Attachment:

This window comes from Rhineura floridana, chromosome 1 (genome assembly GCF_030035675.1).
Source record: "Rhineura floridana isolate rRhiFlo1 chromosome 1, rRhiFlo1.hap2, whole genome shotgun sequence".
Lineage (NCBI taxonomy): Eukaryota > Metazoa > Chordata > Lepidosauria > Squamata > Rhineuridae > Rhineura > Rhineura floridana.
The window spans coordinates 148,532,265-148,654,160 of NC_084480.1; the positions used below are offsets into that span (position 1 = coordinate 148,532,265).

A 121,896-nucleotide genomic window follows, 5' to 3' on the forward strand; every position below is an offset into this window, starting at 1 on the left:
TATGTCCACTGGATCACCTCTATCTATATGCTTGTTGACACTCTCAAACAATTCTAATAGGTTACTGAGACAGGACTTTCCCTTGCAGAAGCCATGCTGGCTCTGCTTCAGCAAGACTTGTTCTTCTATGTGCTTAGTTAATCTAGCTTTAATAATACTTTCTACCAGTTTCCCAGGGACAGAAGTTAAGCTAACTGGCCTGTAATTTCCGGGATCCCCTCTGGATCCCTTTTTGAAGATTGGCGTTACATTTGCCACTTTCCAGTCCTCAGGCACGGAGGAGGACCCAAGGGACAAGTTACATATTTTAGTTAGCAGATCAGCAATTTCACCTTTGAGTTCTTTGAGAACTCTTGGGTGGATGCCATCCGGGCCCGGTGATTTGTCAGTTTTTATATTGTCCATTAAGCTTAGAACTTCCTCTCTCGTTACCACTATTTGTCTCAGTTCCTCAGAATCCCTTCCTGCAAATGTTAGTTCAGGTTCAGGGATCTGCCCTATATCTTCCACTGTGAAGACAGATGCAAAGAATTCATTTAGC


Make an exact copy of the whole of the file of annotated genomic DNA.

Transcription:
This window comes from Rhineura floridana, chromosome 1 (genome assembly GCF_030035675.1).
Source record: "Rhineura floridana isolate rRhiFlo1 chromosome 1, rRhiFlo1.hap2, whole genome shotgun sequence".
Lineage (NCBI taxonomy): Eukaryota > Metazoa > Chordata > Lepidosauria > Squamata > Rhineuridae > Rhineura > Rhineura floridana.
The window spans coordinates 148,532,265-148,654,160 of NC_084480.1; the positions used below are offsets into that span (position 1 = coordinate 148,532,265).

A 121,896-nucleotide genomic window follows, 5' to 3' on the forward strand; every position below is an offset into this window, starting at 1 on the left:
TATGTCCACTGGATCACCTCTATCTATATGCTTGTTGACACTCTCAAACAATTCTAATAGGTTACTGAGACAGGACTTTCCCTTGCAGAAGCCATGCTGGCTCTGCTTCAGCAAGACTTGTTCTTCTATGTGCTTAGTTAATCTAGCTTTAATAATACTTTCTACCAGTTTCCCAGGGACAGAAGTTAAGCTAACTGGCCTGTAATTTCCGGGATCCCCTCTGGATCCCTTTTTGAAGATTGGCGTTACATTTGCCACTTTCCAGTCCTCAGGCACGGAGGAGGACCCAAGGGACAAGTTACATATTTTAGTTAGCAGATCAGCAATTTCACCTTTGAGTTCTTTGAGAACTCTTGGGTGGATGCCATCCGGGCCCGGTGATTTGTCAGTTTTTATATTGTCCATTAAGCTTAGAACTTCCTCTCTCGTTACCACTATTTGTCTCAGTTCCTCAGAATCCCTTCCTGCAAATGTTAGTTCAGGTTCAGGGATCTGCCCTATATCTTCCACTGTGAAGACAGATGCAAAGAATTCATTTAGC